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Get to Work: How to Customize Your Resume and Cover Letters

Posted by Gina Palladino on Aug 22, 2018 3:18:32 PM
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Customizing your resume for job applications in ITCustomizing your resume - The Good News and the Bad News

First, the bad news: gone are the days of sending one-size-fits-all resumes and generic cover letters as part of your job applications. Now, the good news: it is quick and easy to learn the practical, yet creative skills to customize your resume and cover letters for your job applications. To that end, we created a short checklist for customizing your resumes and cover letters, which is located towards the bottom of the article.

Consider the Whys

In a 2014 article, the Huffington Post affirmed resume customization, noting, “Customizing your resume for each opportunity is not optional for most professional jobs in the current job market. Resume/application customization is becoming increasingly important now because resumes and applications are usually [filtered by] an employer’s resume database or applicant tracking system (ATS).” And, when your resume does reach a human viewer, it will have an average of 10-15 (some sources say 6!) seconds to make a good impression.

Customizing your resume and cover letters will accomplish two important tasks: it will get it through the bot filters and impress recruiters or hiring managers. These, in turn, will get you a step closer to an interview where you can shine in person. To clarify, customizing your resume and cover letters does not mean completely re-writing them for each application. This would be unrealistic and an unwise use of your time. As your virtual career coach in the article, I’d like to suggest using your job search time to search for work and network online/offline (we will cover these items in future posts...).

The Checklist

And now, what you have been waiting for: a short checklist to customize your resume and cover letters.

  1. Read and analyze the job description: This seems obvious, does it not? Yet, many applicants breeze past the description and the requirements to make a quick submission. When reviewing and analyzing the description, be sure to check the job title; job duties and responsibilities; specific requirements; and the location. Tip: Don’t waste your time (and the hiring company’s time) applying if you don’t meet at least 50% of the job’s requirements.
  2. Match your resume’s target job title to the job listing: If the job description uses the same target job title as what is listed on your your resume, then you are all set. However, if the job posting details a unique version of the job title, match it. If you don’t already have a target job title (also known as a professional title) at the top of your resume and your cover letter, add one that will make your goals crystal clear.
  3. Tailor your skills to match the key terms in the job description: Again, this may seem obvious, but it is worth pointing out. For example, if a SOC Analyst job description lists requirements that include “Working knowledge of one or more of the following tools is desired: Splunk, McAfee EPO, Symantec Endpoint, RSA - Security Analytics, NIKSUN, Wireshark, or other information security tools” and you have used these tools, be sure to add them to your resume and possibly your cover letter.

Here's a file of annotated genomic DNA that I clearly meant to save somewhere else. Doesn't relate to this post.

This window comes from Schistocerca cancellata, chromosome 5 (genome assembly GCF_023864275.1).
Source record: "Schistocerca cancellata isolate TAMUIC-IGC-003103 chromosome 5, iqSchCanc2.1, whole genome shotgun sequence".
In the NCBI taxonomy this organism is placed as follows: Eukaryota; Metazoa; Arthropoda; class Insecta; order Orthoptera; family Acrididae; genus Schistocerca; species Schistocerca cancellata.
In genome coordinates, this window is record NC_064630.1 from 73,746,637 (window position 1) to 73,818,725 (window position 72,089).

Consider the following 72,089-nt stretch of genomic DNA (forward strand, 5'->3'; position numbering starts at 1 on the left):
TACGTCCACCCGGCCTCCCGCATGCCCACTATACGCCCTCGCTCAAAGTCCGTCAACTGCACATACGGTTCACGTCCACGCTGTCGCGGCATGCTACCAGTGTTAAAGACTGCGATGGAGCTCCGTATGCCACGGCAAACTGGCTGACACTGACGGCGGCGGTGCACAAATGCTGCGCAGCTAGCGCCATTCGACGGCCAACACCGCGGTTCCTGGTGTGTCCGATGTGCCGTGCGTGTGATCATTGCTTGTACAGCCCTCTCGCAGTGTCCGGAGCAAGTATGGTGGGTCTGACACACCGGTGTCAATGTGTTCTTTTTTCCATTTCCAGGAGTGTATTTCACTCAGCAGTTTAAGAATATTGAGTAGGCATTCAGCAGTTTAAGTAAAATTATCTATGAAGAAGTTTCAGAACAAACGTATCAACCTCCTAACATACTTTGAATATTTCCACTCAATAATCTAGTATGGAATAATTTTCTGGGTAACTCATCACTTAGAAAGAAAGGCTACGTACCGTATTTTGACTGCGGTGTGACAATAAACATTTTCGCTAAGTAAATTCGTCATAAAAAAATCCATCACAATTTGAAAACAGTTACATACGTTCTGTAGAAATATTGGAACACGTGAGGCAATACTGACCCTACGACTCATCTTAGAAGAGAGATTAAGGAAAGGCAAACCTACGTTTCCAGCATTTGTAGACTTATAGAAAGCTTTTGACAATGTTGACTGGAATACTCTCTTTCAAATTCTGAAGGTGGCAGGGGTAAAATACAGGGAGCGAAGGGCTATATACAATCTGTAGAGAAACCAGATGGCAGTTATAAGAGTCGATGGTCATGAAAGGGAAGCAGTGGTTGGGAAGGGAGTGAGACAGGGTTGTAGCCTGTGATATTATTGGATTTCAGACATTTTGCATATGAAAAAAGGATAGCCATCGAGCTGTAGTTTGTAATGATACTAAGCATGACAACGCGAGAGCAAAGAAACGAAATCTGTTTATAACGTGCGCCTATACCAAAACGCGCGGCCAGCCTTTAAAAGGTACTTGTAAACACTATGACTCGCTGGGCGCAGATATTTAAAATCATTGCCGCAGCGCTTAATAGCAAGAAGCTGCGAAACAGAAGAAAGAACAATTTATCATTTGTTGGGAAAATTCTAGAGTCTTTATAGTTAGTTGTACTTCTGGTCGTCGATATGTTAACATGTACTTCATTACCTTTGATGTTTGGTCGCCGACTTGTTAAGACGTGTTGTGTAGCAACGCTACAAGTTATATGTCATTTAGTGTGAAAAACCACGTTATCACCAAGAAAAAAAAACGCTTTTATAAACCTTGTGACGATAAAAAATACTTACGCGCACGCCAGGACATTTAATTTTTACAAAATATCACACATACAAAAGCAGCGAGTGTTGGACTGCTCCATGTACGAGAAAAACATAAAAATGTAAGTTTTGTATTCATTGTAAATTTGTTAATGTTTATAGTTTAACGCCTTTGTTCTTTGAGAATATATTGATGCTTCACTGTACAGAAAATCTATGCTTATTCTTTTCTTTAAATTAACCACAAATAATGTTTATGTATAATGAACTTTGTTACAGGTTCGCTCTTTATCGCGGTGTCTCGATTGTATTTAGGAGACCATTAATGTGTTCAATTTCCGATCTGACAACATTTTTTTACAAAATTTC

4. Highlight your matching skills in a special section at the top of your resume: In addition to customizing your resume with appropriate keywords to satisfy the bots, you also need to craft it with recruiters and hiring managers in mind. Focus on the top third of your resume’s first page (and the top third of cover letters) — “above the fold,” as they say in the newspaper and web development worlds — as this small window can be used to to grab the attention of human readers.
  5. Reveal your location (somewhat): Don’t publish your home or work addresses on your resume (EVER!), but include a city, county, or other regional term, like “East Bay” or “Metro West,” which fit with the location of the job. Employers tend to favor local candidates over out-of-towners because they can be less expensive to hire (companies need to consider the relocations costs, travel expenses during the interview process, etc.) and local candidates may be less likely to get flakey and jump ship.

Resume Customization Done!

Assuming that the job is appropriate for you, the rest of your resume and cover letter probably needs little, if any, customization. The customizations you have made to your resume and portions of your cover letters have probably not taken too much time, and should provide worthwhile payoffs.

Side note: If you need more help with kick-starting your job hunt and fine tuning your resume skills, take a look at our Creative Resume and Cover Letter Writing Workshop taught by Gina.
 
 
About the Author:  Gina Palladino is a training and workforce development consultant at Silver Tree Consulting. She teaches the full-day course for TrainACE. Based in Baltimore, Gina served as an advisory council member of the Cybersecurity Association of Maryland, Inc. (CAMI) and is a member of the Fort Meade Alliance.

Topics: Get to Work, Resume Writing